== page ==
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For Goodness Sake Stop Digging! #WATWB

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I grew up in an environment where it was taken for granted that you dug the garden every spring using a spade, then, a few days later, you would go over it again with a fork to remove the weeds. During that first digging you would create trenches into which you would pile organic matter. Living in a farming region there was always plenty of farmyard manure available for this purpose. The point being that the organic matter was buried, to be accessed by the roots of the plants you subsequently grew on the plot.

If there was an area on which nothing was grown during winter you might do that first dig in autumn, leaving the turned soil exposed to frost in order to help break it down. Because we had a heavy clay soil, all of this work was deemed essential. That remains the basic principle with which I still garden.

It turns out that my parents were wrong, and so am I. You don’t have to dig at all; instead you place your organic matter on the top of the soil and plant into it.

At 77 digging is noticeably hard work these days so I’m going to embrace change, leave my spade in the shed, and have a go at “no-dig” gardening. My parents would probably turn in their graves at the thought!

The same principle can be used to ensure a sustainable source of nourishing vegetables to replace the vast numbers that are imported over huge distances.

#WATWB cohosts for this month are: Inderpreet Uppal, Sylvia Stein, Shilpa Garg, Simon Falk, Damyanti Biswas

Do you have a story about people doing good in the world? Why not share it? Here’s what you should do:

1. Keep your post to Below 500 words, as much as possible.

2. Link to a human news story on your blog, one that shows love, humanity, and brotherhood. Paste in an excerpt and tell us why it touched you. The Link is important, because it actually makes us look through news to find the positive ones to post.

3. No story is too big or small, as long as it Goes Beyond religion and politics, into the core of humanity.

4. Place the WE ARE THE WORLD badge or banner on your Post and your Sidebar.

5.Help us spread the word on social media.
Feel free to tweet, share using the #WATWB hashtag to help us trend!

Finally, click here to enter your link.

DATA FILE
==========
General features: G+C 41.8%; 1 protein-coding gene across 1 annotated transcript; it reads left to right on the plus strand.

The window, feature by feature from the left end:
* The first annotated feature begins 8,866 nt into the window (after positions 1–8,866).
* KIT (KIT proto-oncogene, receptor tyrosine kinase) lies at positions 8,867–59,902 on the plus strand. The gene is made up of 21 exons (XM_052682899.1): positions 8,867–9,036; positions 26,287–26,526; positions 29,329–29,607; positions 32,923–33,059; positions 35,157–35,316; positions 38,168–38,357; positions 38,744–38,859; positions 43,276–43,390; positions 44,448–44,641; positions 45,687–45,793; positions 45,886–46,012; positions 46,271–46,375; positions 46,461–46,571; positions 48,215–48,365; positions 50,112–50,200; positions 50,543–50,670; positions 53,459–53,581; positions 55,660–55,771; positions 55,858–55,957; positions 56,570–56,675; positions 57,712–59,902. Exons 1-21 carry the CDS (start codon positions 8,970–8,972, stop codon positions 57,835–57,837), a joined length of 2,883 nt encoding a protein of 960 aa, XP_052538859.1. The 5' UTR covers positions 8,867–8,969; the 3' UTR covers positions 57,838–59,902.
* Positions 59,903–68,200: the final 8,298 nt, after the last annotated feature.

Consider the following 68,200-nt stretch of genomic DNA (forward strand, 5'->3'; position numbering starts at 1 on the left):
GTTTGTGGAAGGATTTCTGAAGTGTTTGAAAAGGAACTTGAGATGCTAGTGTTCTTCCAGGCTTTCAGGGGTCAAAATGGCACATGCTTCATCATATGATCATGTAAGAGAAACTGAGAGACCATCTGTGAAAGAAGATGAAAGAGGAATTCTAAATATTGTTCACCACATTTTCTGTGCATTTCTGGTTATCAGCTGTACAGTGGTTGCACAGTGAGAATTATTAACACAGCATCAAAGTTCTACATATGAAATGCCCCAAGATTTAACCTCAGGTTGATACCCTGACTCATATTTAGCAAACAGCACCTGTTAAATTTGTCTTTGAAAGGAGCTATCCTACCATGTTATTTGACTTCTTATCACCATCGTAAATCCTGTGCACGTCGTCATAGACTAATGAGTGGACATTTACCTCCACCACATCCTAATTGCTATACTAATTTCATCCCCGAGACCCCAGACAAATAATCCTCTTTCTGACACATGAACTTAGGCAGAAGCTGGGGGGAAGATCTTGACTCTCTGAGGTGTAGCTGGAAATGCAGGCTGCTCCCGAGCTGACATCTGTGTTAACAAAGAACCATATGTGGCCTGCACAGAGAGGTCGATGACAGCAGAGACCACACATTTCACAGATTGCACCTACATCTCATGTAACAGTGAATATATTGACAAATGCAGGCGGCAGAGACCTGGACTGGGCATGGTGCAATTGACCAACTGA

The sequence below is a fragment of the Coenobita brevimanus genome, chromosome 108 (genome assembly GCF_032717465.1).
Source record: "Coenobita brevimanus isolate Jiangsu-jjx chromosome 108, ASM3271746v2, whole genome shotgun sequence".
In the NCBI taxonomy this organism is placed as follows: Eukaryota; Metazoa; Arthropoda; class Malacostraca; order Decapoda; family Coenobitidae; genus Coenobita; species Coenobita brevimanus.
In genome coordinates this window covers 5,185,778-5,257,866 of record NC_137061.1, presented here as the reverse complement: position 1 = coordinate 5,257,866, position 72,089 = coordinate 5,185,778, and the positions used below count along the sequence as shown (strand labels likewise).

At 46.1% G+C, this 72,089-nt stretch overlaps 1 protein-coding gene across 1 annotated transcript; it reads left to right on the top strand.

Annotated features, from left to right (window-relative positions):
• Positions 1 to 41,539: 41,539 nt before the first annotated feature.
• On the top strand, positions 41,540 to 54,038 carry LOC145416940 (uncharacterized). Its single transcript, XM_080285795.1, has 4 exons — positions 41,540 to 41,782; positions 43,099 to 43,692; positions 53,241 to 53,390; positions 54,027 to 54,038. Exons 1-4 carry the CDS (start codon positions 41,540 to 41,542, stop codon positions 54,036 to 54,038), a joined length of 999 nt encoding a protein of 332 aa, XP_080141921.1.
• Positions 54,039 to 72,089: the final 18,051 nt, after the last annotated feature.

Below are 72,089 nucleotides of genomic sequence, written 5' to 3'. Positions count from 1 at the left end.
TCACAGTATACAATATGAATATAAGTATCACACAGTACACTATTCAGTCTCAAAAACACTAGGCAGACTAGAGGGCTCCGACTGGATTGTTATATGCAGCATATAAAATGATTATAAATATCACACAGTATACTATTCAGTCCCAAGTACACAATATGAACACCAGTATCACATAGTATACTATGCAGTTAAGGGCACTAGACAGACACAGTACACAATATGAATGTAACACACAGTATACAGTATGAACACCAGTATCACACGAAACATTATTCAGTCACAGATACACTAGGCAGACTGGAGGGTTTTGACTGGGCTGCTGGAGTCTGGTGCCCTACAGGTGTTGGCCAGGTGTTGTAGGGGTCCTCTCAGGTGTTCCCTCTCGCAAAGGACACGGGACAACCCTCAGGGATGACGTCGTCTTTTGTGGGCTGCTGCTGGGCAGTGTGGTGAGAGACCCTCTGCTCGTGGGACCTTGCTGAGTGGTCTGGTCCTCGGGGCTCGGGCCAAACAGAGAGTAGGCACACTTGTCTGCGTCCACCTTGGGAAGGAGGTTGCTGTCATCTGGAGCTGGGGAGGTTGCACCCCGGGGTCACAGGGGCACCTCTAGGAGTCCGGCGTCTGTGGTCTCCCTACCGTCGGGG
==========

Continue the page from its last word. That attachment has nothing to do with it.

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11 Comments

  1. Denzil says:

    That will save my back! I guess the worms will soon pull it underground

    Liked by 1 person

  2. I followed those gardening links in your text, and what I saw reminded me of how I successfully raised potatoes by sowing the seed pieces directly on the surface and covering them with a thick layer of straw. At harvest time, I pulled off the straw, and the new potatoes were lying there, easy to pick up.

    Liked by 2 people

  3. Shilpa Garg says:

    I learnt something new today. Thanks for the insight. 🙂

    Liked by 2 people

  4. John Maberry says:

    I have to laugh. Despite being just a few years younger, I’m past seventy and my wife will arrive there soon. She gave up on gardening even before we moved to New Mexico. We live on a rocky hill–for which the electric company took an hour per foot to set poles (six hours per pole). No gardening here. Oh we could do raised beds, but the deer and sundry other critters would enjoy the plantings whatever they might be.

    Liked by 2 people

  5. Wow. Did not know this. Thank you for sharing

    Liked by 2 people

  6. Susan Scott says:

    This is a great story Frank thank you! I’m going to try it. My back has been taking great strain while planting at our home by the sea. Much of the soil is quite clay-ey and digging and turning the soil is HARD WORK. At a nursery this afternoon I asked a man about this clay-ey ‘soil’ – he said bark chips first layer, then compost. Makes sense – protect the roots that way along with organic waste ..

    Liked by 2 people

  7. franklparker says:

    I hope it works out for you!

    Like

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